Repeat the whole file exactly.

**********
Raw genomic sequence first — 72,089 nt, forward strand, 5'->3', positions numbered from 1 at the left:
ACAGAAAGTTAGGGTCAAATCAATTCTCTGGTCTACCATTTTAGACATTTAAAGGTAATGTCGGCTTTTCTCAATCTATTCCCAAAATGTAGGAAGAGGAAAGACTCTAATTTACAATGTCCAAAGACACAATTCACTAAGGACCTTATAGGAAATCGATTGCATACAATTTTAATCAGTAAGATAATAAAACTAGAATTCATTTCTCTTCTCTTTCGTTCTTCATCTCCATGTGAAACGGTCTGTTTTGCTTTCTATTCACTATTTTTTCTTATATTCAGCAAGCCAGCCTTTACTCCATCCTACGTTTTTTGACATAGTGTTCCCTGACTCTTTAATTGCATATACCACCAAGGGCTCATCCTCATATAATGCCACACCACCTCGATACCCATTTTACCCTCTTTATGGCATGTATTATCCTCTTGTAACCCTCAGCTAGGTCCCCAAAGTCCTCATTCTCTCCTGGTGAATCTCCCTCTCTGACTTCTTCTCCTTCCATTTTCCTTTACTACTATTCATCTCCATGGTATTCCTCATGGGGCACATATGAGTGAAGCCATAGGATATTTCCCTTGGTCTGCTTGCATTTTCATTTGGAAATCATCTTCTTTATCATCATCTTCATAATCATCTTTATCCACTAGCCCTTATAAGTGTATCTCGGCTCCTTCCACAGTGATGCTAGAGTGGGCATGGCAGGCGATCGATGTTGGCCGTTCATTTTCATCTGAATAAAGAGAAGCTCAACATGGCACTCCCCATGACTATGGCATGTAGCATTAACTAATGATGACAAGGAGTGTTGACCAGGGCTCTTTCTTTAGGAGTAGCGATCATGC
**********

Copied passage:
Raw genomic sequence first — 72,089 nt, forward strand, 5'->3', positions numbered from 1 at the left:
ACAGAAAGTTAGGGTCAAATCAATTCTCTGGTCTACCATTTTAGACATTTAAAGGTAATGTCGGCTTTTCTCAATCTATTCCCAAAATGTAGGAAGAGGAAAGACTCTAATTTACAATGTCCAAAGACACAATTCACTAAGGACCTTATAGGAAATCGATTGCATACAATTTTAATCAGTAAGATAATAAAACTAGAATTCATTTCTCTTCTCTTTCGTTCTTCATCTCCATGTGAAACGGTCTGTTTTGCTTTCTATTCACTATTTTTTCTTATATTCAGCAAGCCAGCCTTTACTCCATCCTACGTTTTTTGACATAGTGTTCCCTGACTCTTTAATTGCATATACCACCAAGGGCTCATCCTCATATAATGCCACACCACCTCGATACCCATTTTACCCTCTTTATGGCATGTATTATCCTCTTGTAACCCTCAGCTAGGTCCCCAAAGTCCTCATTCTCTCCTGGTGAATCTCCCTCTCTGACTTCTTCTCCTTCCATTTTCCTTTACTACTATTCATCTCCATGGTATTCCTCATGGGGCACATATGAGTGAAGCCATAGGATATTTCCCTTGGTCTGCTTGCATTTTCATTTGGAAATCATCTTCTTTATCATCATCTTCATAATCATCTTTATCCACTAGCCCTTATAAGTGTATCTCGGCTCCTTCCACAGTGATGCTAGAGTGGGCATGGCAGGCGATCGATGTTGGCCGTTCATTTTCATCTGAATAAAGAGAAGCTCAACATGGCACTCCCCATGACTATGGCATGTAGCATTAACTAATGATGACAAGGAGTGTTGACCAGGGCTCTTTCTTTAGGAGTAGCGATCATGC